Originally appeared in Planet Jackson Hole

With the approach of the Great American Eclipse, people tell me daily they are worrying about everything from what dire things the eclipse might portend, to stressing that our cellphones and internet signals might not work. Other worries folks have relayed to me include how the massive influx of visitors to a small town could sharply diminish supplies of food and gas, and how it might strain our overall infrastructure and contribute to pollution.

It is indeed hard to resist being caught up in all the hype. And it seems the intensity of this angst increases by the day, and no wonder because stress is contagious. If you are finding yourself worried, edgy, anxious and/or fearful, keep reading and learn a simple technique to ensure you stay calm. I will clarify the bigger picture impact of eclipses in a future article.

But first... the word “worry” comes from an old Anglo-Saxon word meaning “to choke” or “to strangle.” That’s a pretty accurate description of what worry does to us. The more stressed we become, the shallower and more rapid our breathing is. It’s not news that worrying never improves anything, and it undermines our wellbeing. The short list includes: exhaustion, digestive upsets, skin break outs, hair loss, sleepless nights, backaches, headaches, weight gain, moodiness, high blood pressure, and it also messes with memory and mental clarity.

A built-in antidote

We all have a powerful and effective mechanism for rapidly short circuiting stress. This totally free and ever present stress buster, over which we have total control, is our breath. By learning to slow down the breath and control it, we can quickly return to inner calm, clarity and consciousness. Then we are capable of making excellent choices and proactive decisions. As always, there is so much intelligence designed into our incredible bodies.

Yogic breathing techniques

Most of us have experienced that the way we breathe can impact both our body and mind. A key part of yoga is the practice of conscious breathing called pranayama. This is literally the “control of life force,” aimed at increasing vital energy in the body and mind for maximum wellbeing. Yogic breath work is simple and scientifically proven to ensure being more calm, more centered, revitalized, clear headed and resilient to stress, both in the moment and long term.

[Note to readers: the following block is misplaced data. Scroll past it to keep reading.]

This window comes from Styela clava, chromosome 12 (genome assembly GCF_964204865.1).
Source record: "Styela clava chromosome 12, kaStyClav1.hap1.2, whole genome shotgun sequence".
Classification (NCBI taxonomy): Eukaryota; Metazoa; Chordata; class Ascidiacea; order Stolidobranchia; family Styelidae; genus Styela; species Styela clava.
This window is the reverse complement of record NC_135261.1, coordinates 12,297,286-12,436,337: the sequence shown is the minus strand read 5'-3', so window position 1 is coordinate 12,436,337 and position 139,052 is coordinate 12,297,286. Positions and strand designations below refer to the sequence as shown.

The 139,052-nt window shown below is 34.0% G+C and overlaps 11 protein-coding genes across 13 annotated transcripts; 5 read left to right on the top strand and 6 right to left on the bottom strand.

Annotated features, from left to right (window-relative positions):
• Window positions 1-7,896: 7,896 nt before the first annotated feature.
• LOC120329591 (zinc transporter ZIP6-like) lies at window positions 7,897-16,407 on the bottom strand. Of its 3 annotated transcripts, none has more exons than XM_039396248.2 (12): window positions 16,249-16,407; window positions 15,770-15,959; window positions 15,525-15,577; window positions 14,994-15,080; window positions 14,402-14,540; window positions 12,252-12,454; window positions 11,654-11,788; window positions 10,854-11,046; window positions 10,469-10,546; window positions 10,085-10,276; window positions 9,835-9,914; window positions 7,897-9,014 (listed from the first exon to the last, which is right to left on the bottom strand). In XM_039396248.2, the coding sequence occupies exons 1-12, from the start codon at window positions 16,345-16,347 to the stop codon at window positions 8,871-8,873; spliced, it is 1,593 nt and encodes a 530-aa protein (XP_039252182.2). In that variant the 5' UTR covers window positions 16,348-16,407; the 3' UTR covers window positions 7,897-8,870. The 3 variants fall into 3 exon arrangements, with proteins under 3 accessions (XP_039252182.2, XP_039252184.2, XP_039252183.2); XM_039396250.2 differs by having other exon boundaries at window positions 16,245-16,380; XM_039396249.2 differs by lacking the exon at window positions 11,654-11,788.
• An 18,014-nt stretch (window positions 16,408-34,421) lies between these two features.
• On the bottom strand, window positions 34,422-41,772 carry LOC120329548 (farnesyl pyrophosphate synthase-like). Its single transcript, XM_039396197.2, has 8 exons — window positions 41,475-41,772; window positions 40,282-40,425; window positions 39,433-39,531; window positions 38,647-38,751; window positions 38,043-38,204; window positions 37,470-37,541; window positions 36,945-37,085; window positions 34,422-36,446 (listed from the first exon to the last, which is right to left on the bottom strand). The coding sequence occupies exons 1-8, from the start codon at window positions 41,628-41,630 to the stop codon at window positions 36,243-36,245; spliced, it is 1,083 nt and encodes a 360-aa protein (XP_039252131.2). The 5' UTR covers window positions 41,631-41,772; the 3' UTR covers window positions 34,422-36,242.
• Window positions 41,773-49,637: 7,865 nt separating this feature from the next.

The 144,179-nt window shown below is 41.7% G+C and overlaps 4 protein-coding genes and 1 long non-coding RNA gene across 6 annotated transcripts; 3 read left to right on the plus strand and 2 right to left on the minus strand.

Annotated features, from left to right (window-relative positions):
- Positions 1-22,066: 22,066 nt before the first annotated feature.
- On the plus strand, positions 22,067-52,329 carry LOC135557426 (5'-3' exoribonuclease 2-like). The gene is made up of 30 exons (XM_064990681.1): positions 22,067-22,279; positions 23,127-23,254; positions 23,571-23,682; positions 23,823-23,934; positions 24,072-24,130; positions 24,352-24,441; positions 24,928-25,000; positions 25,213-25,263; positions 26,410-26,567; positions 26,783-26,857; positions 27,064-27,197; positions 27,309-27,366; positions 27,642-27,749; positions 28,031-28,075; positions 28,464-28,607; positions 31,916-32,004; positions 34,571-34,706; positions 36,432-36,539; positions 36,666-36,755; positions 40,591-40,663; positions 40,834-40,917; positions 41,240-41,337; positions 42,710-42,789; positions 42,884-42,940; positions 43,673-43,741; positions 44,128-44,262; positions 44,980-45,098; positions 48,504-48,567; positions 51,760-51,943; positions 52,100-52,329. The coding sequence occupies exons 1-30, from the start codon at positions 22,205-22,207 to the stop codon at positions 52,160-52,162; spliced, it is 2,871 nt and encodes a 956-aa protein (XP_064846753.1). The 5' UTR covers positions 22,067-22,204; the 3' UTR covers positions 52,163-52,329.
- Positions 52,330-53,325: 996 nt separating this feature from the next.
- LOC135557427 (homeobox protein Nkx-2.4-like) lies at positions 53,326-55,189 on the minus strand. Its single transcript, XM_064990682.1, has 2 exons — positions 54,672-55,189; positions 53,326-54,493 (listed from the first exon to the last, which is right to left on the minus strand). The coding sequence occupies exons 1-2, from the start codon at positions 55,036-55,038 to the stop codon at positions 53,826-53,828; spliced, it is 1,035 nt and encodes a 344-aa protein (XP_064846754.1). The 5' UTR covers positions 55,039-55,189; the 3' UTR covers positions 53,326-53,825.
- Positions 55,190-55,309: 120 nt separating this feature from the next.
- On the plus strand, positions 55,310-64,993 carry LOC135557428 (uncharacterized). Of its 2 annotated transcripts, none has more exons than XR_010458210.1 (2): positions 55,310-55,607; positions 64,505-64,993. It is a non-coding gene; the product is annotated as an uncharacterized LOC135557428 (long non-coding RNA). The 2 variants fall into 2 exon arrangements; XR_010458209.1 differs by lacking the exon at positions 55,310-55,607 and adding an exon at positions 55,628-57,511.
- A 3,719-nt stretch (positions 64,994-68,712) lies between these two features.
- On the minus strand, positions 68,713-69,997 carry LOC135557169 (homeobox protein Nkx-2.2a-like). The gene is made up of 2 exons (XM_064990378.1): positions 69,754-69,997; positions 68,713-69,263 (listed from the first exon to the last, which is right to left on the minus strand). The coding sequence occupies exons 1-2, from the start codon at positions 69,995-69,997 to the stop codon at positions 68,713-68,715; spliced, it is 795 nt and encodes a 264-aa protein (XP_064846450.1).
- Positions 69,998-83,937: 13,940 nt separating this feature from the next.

One exercise to try

This simple yogic breathing practice asks you to count to yourself silently as you inhale slowly and deeply through your nose. Then you will double the count as you exhale fully through the nose. For example, if you inhale slowly to the count of three, you will exhale slowly for the count of six; if you inhale to the count of four, you will measure the exhale to the count of eight, etc. Most people find silently counting to four on the inhale and to eight on the exhale is a perfect rhythm.

Find a quiet place to sit where you won’t be interrupted for about five minutes. Maintain a straight spine and gently close your eyes. Count silently to yourself as you take a slow, full inhale through your nose. As you exhale fully through your nose, you will double the count. Repeat this for four rounds breathing comfortably so you never find yourself gasping for breath. Gently open your eyes and notice how much better you feel. Do this as often as you like.

Enjoy learning to use your breath to intercept worry and stress so you can be calm and alert before, during and after this eclipse, or at any time.

Preview for next week

Stay tuned, as I will share some information about how solar eclipses are meant to give us a cosmic push to upgrade our lives.